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August 2, 2015 / 17 Av, 5775
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Welcome Break

I was happy to see last week’s front-page photo of the Oklahoma legislature’s ceremony thanking the Jewish community for the help it provided to the victims of that terrible tornado.

It’s time we got some good reviews, and the recognition by Oklahoma officials was a welcome break from all the reports about child molesters and swindlers in our community that we have sadly become accustomed to.

Zev Horvitz
(Via E-Mail)

Human Rights Groups (I)

As a non-Jewish supporter of Israel, I welcome Gregory Wallance’s firsthand and careful account of some of the problems Israel faces from biased human rights officials and activists around the world (“Why Human Rights Reporting on Israel Lacks Credibility,” front page essay, May 31).

He has given me substance where I only had assumptions. The truth is we should not be at all surprised that Israel typically gets the short end of the stick. I believe this has much to do with the fact that most people in the human rights field, from officials on down, favor the Arab narrative of the dispute between Israel and the Palestinians. So Israel’s responses to terrorist acts are viscerally seen as excessive responses to legitimate acts of resistance.

They do not openly state this, of course. But only this can explain why otherwise intelligent people could be so blinded despite the facts that are so readily available.

Joseph Fernicola
(Via E-Mail)

Human Rights Groups (II)

I am always amazed at the capacity of Jews to play the victim. Did it ever occur to people like Gregory Wallance that the reason the human rights community is generally critical of Israel is because it deserves the criticism?

To all too many Jews, Israel alone among the nations of the world can do no wrong. Spare me the lectures about how Israel’s critics seize on questionable evidence and distort every piece of evidence in order to come out against Israel. I have yet to be persuaded.

Harold Bernstein
(Via E-Mail)

Jordan’s Vulnerability

Re: “Concern Grows Over Jordan as Possible Next Casualty of Arab Spring” (front page news story, May 31):

Why should anyone be surprised at the vulnerability of Jordan? It was only less than a hundred years ago that the infamous deal of the British and French after World War I to carve up the Ottoman Empire imposed artificial borders in the region, which led to the creation of Jordan as a state. There is nothing historical about the country; small wonder, then, that it is unstable.

Why should the undemocratic King Abdullah be treated different from Khaddafi, Hussein or Mubarak? Maybe he is less despotic and has killed fewer people, but an unelected king is an anachronism today and invites opposition from so-called advocates of democracy.

Marc Glazer
Jerusalem

Fearful View

Articles about Arab missile resources fill me with dread (“Israel Prepares for Missile Strikes as Syrian Civil War Intensifies,” news story, May 31).

For all the talk about Israeli air and military superiority and anti-missile batteries like the Iron Dome, I am not at all confident. How do you possibly expect to adequately defend against the reported tens of thousands of Hizbullah and Hamas missiles aimed at Israel? How do you have a deterrent against fanatical rogue organizations? And the world will never allow Israel to take proactive measures according to its own assessments.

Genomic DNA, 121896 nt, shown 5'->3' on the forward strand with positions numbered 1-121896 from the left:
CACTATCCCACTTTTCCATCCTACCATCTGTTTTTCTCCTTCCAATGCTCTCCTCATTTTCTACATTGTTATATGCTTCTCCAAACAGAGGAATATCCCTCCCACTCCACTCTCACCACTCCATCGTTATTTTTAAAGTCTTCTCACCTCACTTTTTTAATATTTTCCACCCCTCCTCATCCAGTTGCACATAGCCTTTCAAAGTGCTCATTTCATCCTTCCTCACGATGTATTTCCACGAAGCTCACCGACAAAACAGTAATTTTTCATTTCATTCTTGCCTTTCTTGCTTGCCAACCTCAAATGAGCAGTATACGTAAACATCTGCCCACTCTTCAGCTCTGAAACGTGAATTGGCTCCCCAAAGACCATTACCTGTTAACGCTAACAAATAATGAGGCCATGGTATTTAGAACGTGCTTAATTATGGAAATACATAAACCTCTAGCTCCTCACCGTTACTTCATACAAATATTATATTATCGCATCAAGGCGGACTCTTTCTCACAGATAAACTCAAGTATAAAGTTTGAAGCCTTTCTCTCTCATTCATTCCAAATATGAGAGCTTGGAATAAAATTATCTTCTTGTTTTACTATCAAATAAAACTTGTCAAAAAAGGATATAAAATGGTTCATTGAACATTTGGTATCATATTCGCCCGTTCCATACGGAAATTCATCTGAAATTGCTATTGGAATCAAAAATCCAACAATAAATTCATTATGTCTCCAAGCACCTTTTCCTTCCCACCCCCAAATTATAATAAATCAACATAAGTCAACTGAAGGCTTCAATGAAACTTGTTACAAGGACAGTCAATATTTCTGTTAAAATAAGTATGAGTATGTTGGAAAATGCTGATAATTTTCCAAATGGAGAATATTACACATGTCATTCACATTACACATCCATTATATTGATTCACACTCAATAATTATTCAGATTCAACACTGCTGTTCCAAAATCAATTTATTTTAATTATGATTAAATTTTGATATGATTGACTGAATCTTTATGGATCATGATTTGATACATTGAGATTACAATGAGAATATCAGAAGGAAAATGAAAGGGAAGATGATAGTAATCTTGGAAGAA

Rosalie Rothstein
Los Angeles, CA

The Call To Boycott The Israel Parade (I)

Several rabbis called for a boycott of the Celebrate Israel Parade over the open participation of a group that provides support for young religious Jews who are gay or transgendered.

I volunteer my time to help promote the parade and a feeling of achdut. I do this because I believe that after millennia of wandering and suffering, we Jews truly need a homeland and an army to protect our interests and our people.

I grew up in an Orthodox household, attended yeshiva day school from pre-K through 12th grade and worked at yeshivish summer camps. I also happen to be gay.

I’m not announcing that I’m a sinner or that sinning is OK. I’m announcing that I’m not interested in a shidduch. I’m announcing that I will never be able to fulfill the commandment of peru u’revu. And I’m announcing that people like me exist and nothing – not prayer, not therapy, not willful ignorance – is going to remove this challenge that the Creator has bestowed upon me and upon many others like me.

The fact is there are many groups comprised of people who violate the Torah that are allowed to participate in the parade. So I felt unfairly singled out by the signers of the rabbinic declaration against attending the Celebrate Israel Parade.

There are so few Jews in the world and we, the Jewish people, have had so many enemies throughout the generations. Why do we need to fight with each other?

Daniel Weintraub
(Via E-Mail)

The Call To Boycott The Israel Parade (II)

A lot of Orthodox Jews have been very worried lately about Women of the Wall and by LBGT groups who wished to show their support for Israel by marching in the Celebrate Israel Parade.

Wouldn’t their time, energy and effort be better spent perfecting middot that many of them need to work on – like loving their fellow Jews and not speaking lashon hara – than by decrying others who don’t practice Judaism exactly like them but who find meaning and a connection to God in other ways?

I was not aware that Judaism, or supporting Israel for that matter, is a one-size-fits-all type of deal.

Tova Ross
Bergenfield, NJ

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